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Peerless Steam

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Dan Foley
Dan Foley Member Posts: 1,258
edited December 2020 in Strictly Steam
We replaced this leaking steam boiler last week. It was in a 1920s home in Bethesda MD with a Hoffman Equipped vapor system. 

The boiler return trap eas long gone, replaced with an unnecessary condensate pump.  

We we went back with a Peerless 64 and RE-piped a gravity return. 
STEVEusaPAPrecaudSuperTechTinman

Comments

  • EzzyT
    EzzyT Member Posts: 1,295
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    Beautiful job as always @Dan Foley
    E-Travis Mechanical LLC
    Etravismechanical@gmail.com
    201-887-8856
    Dan FoleyJUGHNEHap_Hazzard
  • Steamhead
    Steamhead Member Posts: 16,843
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    EzzyT said:

    Beautiful job as always @Dan Foley

    This. And it also shows why welded headers are such a bad idea.
    All Steamed Up, Inc.
    Towson, MD, USA
    Steam, Vapor & Hot-Water Heating Specialists
    Oil & Gas Burner Service
    Consulting
    Dan FoleyHap_HazzardZman
  • AdmiralYoda
    AdmiralYoda Member Posts: 629
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    @Dan Foley great install!  I have a quick general question.

    Is there a specific function for the flange on the header?  I've seen this in installation manuals and never really understood what it is for.

    Is it an ease of installation thing or does it serve a specific purpose?
  • Intplm.
    Intplm. Member Posts: 1,967
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    @Dan Foley Gotta Luv those before and after pics.
    Nice good looking job.
    Dan Foley
  • Danny Scully
    Danny Scully Member Posts: 1,425
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    Your Hartford looks a little too erect 🤣. Nice job @Dan Foley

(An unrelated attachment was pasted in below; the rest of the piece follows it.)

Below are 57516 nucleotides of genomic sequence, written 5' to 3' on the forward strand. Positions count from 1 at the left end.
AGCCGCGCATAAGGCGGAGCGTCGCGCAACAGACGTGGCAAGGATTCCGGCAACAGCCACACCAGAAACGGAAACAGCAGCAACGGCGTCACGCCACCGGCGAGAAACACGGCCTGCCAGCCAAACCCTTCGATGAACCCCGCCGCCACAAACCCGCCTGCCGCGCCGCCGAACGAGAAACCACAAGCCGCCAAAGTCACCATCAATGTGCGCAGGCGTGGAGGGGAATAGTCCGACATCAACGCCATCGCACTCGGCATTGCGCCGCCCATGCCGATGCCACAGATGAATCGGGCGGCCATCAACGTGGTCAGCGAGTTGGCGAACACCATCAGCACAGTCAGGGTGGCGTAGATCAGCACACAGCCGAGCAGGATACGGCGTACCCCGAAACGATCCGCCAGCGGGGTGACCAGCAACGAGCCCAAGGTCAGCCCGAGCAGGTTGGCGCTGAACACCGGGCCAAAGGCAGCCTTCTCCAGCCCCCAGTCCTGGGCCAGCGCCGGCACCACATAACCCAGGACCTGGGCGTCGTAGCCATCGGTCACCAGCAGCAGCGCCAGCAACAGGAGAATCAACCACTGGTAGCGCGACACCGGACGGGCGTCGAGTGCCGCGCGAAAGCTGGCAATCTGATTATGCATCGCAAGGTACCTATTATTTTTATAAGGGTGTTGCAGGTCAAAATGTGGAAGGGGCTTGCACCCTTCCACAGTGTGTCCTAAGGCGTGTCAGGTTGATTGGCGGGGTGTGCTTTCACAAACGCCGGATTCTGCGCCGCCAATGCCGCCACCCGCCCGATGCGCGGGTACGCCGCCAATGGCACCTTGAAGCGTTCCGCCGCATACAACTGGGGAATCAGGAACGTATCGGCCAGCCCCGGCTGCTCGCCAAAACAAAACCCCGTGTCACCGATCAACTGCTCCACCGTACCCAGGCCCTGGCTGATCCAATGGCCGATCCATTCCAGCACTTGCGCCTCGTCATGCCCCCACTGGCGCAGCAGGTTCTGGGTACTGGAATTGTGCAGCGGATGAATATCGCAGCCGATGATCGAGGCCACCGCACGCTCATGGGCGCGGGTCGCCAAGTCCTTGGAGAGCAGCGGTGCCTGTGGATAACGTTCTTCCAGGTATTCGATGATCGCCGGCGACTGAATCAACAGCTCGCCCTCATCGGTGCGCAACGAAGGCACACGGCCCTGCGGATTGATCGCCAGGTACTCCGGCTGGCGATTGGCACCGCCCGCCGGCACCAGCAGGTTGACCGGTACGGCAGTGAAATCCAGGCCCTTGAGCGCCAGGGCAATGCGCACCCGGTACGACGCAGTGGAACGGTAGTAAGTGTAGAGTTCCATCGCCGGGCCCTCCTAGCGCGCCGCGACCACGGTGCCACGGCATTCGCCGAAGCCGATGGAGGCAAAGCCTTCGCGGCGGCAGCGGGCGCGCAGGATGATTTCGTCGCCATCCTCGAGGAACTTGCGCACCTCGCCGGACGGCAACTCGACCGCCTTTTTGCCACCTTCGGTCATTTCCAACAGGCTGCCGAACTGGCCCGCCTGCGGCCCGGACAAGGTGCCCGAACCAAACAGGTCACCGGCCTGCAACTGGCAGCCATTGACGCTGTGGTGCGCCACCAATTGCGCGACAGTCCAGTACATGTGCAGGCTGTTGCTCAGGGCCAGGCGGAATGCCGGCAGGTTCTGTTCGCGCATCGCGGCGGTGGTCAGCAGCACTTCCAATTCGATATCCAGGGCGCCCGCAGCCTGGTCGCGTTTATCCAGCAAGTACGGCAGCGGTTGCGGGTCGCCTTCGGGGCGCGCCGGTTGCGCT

Dan Foley
  • DanHolohan
    DanHolohan Member, Moderator, Administrator Posts: 16,528
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    Gosh. 
    Retired and loving it.
  • Intplm.
    Intplm. Member Posts: 1,967
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    @AdmiralYoda, I see no one is answering your question about using flanges, as opposed to another union?
    The ease of installation is the main reason I do it.
    If you have two unions installed in close proximity to each other, for example, on the same pipe, you sometimes take the chance of loosening one union while tightening the other. It is hard to explain and relate to unless it has happened to you.
    You can actually loosen one union while tightening the other, and vise versa. This can happen at the threaded pipe or at the unions' nut. [CRAZY]
    Not sure this is what was done on the above installation though.
  • AdmiralYoda
    AdmiralYoda Member Posts: 629
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    @Intplm.. Good to know.  I'm a DIY'er and plan on repiping my boiler in the spring.  Collecting all the usefull information I can!